Review." In the same year, Mary McMillan organized the Physical
Therapy Association (now called the American
Physical Therapy Association (APTA). In 1924, the Georgia
Warm Springs Foundation promoted the field by touting physical
therapy as a treatment for polio.
Treatment through the 1940s primarily consisted of exercise,
massage, and traction.
Manipulative procedures to the spine and extremity joints
began to be practiced, especially in the British Commonwealth
countries, in the early 1950s. Around this time when polio
vaccines were developed, physical therapists have become
a normal occurrence in hospitals throughout North America
and Europe. In the late 1950s, physical therapists started
to move beyond hospital-based practice to outpatient orthopedic
clinics, public schools, colleges/universities health-centres,
geriatric settings (skilled nursing facilities), rehabilitation
centers and medical centers. Specialization for physical
therapy in the U.S. occurred in 1974, with the Orthopaedic
Section of the APTA being formed for those physical therapists
specializing in orthopaedics. In the same year, the International
Federation of Orthopaedic Manipulative Physical Therapists
was formed, which has ever since played an important role
in advancing manual therapy worldwide.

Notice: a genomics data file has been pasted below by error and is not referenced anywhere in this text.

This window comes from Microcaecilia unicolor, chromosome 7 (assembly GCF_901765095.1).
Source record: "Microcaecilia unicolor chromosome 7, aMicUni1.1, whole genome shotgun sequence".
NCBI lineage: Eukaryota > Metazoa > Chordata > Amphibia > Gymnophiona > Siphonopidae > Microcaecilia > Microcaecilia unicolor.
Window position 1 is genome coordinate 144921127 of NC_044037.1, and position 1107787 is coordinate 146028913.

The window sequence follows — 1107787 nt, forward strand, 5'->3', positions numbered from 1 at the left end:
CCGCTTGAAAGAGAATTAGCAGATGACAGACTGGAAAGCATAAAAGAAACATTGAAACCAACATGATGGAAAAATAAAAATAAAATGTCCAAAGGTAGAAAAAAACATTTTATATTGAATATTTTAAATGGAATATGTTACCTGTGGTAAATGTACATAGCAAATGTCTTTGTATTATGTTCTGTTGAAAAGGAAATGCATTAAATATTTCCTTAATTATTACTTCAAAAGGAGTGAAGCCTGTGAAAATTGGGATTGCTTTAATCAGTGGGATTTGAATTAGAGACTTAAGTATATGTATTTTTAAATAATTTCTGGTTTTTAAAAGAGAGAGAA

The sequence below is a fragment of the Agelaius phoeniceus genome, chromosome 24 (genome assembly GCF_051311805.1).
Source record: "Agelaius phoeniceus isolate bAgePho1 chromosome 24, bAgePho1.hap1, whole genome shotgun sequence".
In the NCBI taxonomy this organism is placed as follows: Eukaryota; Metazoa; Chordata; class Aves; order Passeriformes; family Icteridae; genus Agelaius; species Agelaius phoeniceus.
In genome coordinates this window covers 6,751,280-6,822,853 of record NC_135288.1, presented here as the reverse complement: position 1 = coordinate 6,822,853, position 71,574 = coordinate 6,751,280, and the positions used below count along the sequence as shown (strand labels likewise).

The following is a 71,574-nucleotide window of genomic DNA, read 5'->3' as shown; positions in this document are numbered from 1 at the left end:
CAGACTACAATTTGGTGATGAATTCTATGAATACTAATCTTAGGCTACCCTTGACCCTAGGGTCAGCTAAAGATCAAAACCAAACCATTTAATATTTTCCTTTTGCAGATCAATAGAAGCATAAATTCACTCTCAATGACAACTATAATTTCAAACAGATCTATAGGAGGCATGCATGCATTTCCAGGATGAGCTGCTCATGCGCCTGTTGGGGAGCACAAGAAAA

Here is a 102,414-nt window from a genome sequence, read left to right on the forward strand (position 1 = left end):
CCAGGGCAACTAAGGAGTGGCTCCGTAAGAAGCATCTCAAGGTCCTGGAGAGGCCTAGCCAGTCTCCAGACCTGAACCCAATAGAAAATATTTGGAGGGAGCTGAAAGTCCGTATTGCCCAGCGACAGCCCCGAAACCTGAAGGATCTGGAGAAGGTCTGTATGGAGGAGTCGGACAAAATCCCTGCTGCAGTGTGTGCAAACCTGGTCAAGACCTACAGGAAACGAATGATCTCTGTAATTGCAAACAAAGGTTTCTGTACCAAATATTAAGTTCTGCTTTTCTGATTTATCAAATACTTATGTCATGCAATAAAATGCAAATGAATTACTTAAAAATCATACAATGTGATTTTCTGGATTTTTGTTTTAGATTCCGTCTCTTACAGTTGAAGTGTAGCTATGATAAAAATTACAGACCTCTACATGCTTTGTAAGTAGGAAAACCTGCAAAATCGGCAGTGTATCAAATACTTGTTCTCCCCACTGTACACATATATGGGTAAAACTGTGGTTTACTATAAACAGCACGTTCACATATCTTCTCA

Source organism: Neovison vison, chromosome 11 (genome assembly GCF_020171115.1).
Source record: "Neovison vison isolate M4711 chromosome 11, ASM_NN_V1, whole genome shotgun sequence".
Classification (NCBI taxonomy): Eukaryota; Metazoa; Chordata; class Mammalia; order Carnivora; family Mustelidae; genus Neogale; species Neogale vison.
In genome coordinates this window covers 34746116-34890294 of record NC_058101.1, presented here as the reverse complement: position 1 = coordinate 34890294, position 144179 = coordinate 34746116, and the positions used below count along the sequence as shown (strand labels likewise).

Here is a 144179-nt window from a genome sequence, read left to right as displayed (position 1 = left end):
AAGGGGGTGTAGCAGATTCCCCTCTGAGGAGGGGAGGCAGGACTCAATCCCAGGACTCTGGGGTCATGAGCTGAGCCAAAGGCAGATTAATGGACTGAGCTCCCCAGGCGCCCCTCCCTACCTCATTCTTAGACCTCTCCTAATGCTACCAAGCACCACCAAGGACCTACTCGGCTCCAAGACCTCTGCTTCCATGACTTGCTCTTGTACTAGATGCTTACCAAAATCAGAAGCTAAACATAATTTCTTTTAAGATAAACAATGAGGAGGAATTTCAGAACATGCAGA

criteria for physical therapy providers vary from state
to state and from country to country, and among various
levels of professional responsibility. Most U.S.
states have physical
therapy practice acts that recognize both physical therapists
(PT) and physical therapist assistants (PTA) and some jurisdictions
also recognize physical therapy technicians (PT Techs) or
aides. Most countries have licensing bodies that require
physical therapists to be a member of before they can start
practising as independent professionals.
primary physical therapy practitioner is the Physical Therapist
(PT) who is trained and licensed to examine, evaluate, diagnose
and treat impairment, functional limitations and disabilities
in patients or clients. Currently, most Physical Therapist
education curricula in the United States culminate in a
of Physical Therapy (DPT) degree,
but many currently practising PTs hold a Master
of Physical Therapy degree and some hold a Bachelor's
degree. The World Confederation of Physical Therapy
(WCPT) recognizes there is considerable diversity in the
social, economic, cultural, and political environments in
which physical therapist education is conducted throughout
the world. WCPT recommends physical therapist entry-level
educational programs be based on university or university-level
studies, of a minimum of four years, independently validated
and accredited as being at a standard that accords graduates
full statutory and professional recognition.
WCPT acknowledges there is innovation and variation in program
delivery and in entry-level qualifications, including first
university degrees (Bachelors/Baccalaureate/Licensed or
equivalent), Masters and Doctorate entry qualifications.
What is expected is that any program should deliver a curriculum
that will enable physical therapists to attain the knowledge,